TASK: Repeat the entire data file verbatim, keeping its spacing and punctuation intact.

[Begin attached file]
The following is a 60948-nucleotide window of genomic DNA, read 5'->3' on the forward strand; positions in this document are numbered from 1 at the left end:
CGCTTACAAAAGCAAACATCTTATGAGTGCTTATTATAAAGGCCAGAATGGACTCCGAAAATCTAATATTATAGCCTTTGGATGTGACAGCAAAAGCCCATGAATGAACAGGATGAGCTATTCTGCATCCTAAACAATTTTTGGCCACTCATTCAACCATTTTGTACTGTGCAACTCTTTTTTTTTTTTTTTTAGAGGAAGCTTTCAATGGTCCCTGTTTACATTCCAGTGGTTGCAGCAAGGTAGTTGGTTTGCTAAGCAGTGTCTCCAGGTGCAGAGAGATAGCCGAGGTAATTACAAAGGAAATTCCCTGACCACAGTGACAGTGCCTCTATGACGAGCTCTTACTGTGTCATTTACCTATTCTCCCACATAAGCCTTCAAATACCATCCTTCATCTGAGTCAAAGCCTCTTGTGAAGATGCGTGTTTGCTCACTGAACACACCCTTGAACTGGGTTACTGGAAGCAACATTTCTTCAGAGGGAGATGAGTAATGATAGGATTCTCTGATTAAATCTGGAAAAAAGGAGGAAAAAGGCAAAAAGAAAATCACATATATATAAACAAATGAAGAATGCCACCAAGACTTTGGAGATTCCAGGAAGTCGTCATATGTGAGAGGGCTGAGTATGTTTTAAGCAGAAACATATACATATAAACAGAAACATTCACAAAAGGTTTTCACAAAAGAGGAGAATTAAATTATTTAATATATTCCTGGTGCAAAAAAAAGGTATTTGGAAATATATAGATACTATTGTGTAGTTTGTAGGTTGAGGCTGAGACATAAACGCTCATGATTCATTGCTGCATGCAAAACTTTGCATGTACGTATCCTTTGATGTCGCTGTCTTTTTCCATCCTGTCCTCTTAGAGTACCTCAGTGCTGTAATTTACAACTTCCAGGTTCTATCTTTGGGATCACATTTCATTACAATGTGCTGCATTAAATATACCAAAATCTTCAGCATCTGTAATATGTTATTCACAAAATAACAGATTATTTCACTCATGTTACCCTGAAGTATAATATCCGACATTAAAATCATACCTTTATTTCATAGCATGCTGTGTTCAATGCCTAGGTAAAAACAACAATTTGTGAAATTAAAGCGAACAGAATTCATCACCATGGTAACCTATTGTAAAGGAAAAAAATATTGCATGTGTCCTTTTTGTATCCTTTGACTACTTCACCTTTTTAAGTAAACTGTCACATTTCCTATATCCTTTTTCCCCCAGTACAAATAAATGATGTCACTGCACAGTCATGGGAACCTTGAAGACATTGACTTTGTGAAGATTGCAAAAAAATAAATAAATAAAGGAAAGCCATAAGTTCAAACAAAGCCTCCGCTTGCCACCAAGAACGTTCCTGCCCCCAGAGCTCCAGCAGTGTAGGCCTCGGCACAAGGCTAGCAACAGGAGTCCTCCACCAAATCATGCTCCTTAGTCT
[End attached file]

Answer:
The following is a 60948-nucleotide window of genomic DNA, read 5'->3' on the forward strand; positions in this document are numbered from 1 at the left end:
CGCTTACAAAAGCAAACATCTTATGAGTGCTTATTATAAAGGCCAGAATGGACTCCGAAAATCTAATATTATAGCCTTTGGATGTGACAGCAAAAGCCCATGAATGAACAGGATGAGCTATTCTGCATCCTAAACAATTTTTGGCCACTCATTCAACCATTTTGTACTGTGCAACTCTTTTTTTTTTTTTTTTAGAGGAAGCTTTCAATGGTCCCTGTTTACATTCCAGTGGTTGCAGCAAGGTAGTTGGTTTGCTAAGCAGTGTCTCCAGGTGCAGAGAGATAGCCGAGGTAATTACAAAGGAAATTCCCTGACCACAGTGACAGTGCCTCTATGACGAGCTCTTACTGTGTCATTTACCTATTCTCCCACATAAGCCTTCAAATACCATCCTTCATCTGAGTCAAAGCCTCTTGTGAAGATGCGTGTTTGCTCACTGAACACACCCTTGAACTGGGTTACTGGAAGCAACATTTCTTCAGAGGGAGATGAGTAATGATAGGATTCTCTGATTAAATCTGGAAAAAAGGAGGAAAAAGGCAAAAAGAAAATCACATATATATAAACAAATGAAGAATGCCACCAAGACTTTGGAGATTCCAGGAAGTCGTCATATGTGAGAGGGCTGAGTATGTTTTAAGCAGAAACATATACATATAAACAGAAACATTCACAAAAGGTTTTCACAAAAGAGGAGAATTAAATTATTTAATATATTCCTGGTGCAAAAAAAAGGTATTTGGAAATATATAGATACTATTGTGTAGTTTGTAGGTTGAGGCTGAGACATAAACGCTCATGATTCATTGCTGCATGCAAAACTTTGCATGTACGTATCCTTTGATGTCGCTGTCTTTTTCCATCCTGTCCTCTTAGAGTACCTCAGTGCTGTAATTTACAACTTCCAGGTTCTATCTTTGGGATCACATTTCATTACAATGTGCTGCATTAAATATACCAAAATCTTCAGCATCTGTAATATGTTATTCACAAAATAACAGATTATTTCACTCATGTTACCCTGAAGTATAATATCCGACATTAAAATCATACCTTTATTTCATAGCATGCTGTGTTCAATGCCTAGGTAAAAACAACAATTTGTGAAATTAAAGCGAACAGAATTCATCACCATGGTAACCTATTGTAAAGGAAAAAAATATTGCATGTGTCCTTTTTGTATCCTTTGACTACTTCACCTTTTTAAGTAAACTGTCACATTTCCTATATCCTTTTTCCCCCAGTACAAATAAATGATGTCACTGCACAGTCATGGGAACCTTGAAGACATTGACTTTGTGAAGATTGCAAAAAAATAAATAAATAAAGGAAAGCCATAAGTTCAAACAAAGCCTCCGCTTGCCACCAAGAACGTTCCTGCCCCCAGAGCTCCAGCAGTGTAGGCCTCGGCACAAGGCTAGCAACAGGAGTCCTCCACCAAATCATGCTCCTTAGTCT